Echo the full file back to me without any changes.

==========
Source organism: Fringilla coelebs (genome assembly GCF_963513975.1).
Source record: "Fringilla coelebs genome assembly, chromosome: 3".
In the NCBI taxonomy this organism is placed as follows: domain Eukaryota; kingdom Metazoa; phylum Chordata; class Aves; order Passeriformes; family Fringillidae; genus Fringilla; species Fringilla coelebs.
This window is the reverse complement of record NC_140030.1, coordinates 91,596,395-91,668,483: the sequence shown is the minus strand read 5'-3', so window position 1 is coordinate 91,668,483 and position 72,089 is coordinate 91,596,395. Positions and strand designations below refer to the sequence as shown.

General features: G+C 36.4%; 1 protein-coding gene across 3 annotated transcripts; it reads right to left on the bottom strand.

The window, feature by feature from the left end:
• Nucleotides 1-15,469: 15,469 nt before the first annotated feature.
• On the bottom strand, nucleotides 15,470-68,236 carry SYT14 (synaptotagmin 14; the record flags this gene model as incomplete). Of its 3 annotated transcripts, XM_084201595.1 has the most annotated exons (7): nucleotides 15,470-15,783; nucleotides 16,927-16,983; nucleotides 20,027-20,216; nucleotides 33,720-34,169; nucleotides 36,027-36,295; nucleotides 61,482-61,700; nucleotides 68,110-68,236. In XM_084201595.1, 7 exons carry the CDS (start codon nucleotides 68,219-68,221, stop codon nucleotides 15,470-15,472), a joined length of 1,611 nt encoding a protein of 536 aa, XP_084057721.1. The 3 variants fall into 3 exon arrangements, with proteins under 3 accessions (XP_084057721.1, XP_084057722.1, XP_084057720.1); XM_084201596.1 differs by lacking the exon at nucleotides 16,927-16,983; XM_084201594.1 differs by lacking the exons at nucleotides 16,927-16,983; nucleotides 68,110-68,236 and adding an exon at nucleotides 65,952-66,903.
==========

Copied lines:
Source organism: Fringilla coelebs (genome assembly GCF_963513975.1).
Source record: "Fringilla coelebs genome assembly, chromosome: 3".
In the NCBI taxonomy this organism is placed as follows: domain Eukaryota; kingdom Metazoa; phylum Chordata; class Aves; order Passeriformes; family Fringillidae; genus Fringilla; species Fringilla coelebs.
This window is the reverse complement of record NC_140030.1, coordinates 91,596,395-91,668,483: the sequence shown is the minus strand read 5'-3', so window position 1 is coordinate 91,668,483 and position 72,089 is coordinate 91,596,395. Positions and strand designations below refer to the sequence as shown.

General features: G+C 36.4%; 1 protein-coding gene across 3 annotated transcripts; it reads right to left on the bottom strand.

The window, feature by feature from the left end:
• Nucleotides 1-15,469: 15,469 nt before the first annotated feature.
• On the bottom strand, nucleotides 15,470-68,236 carry SYT14 (synaptotagmin 14; the record flags this gene model as incomplete). Of its 3 annotated transcripts, XM_084201595.1 has the most annotated exons (7): nucleotides 15,470-15,783; nucleotides 16,927-16,983; nucleotides 20,027-20,216; nucleotides 33,720-34,169; nucleotides 36,027-36,295; nucleotides 61,482-61,700; nucleotides 68,110-68,236. In XM_084201595.1, 7 exons carry the CDS (start codon nucleotides 68,219-68,221, stop codon nucleotides 15,470-15,472), a joined length of 1,611 nt encoding a protein of 536 aa, XP_084057721.1. The 3 variants fall into 3 exon arrangements, with proteins under 3 accessions (XP_084057721.1, XP_084057722.1, XP_084057720.1); XM_084201596.1 differs by lacking the exon at nucleotides 16,927-16,983; XM_084201594.1 differs by lacking the exons at nucleotides 16,927-16,983; nucleotides 68,110-68,236 and adding an exon at nucleotides 65,952-66,903.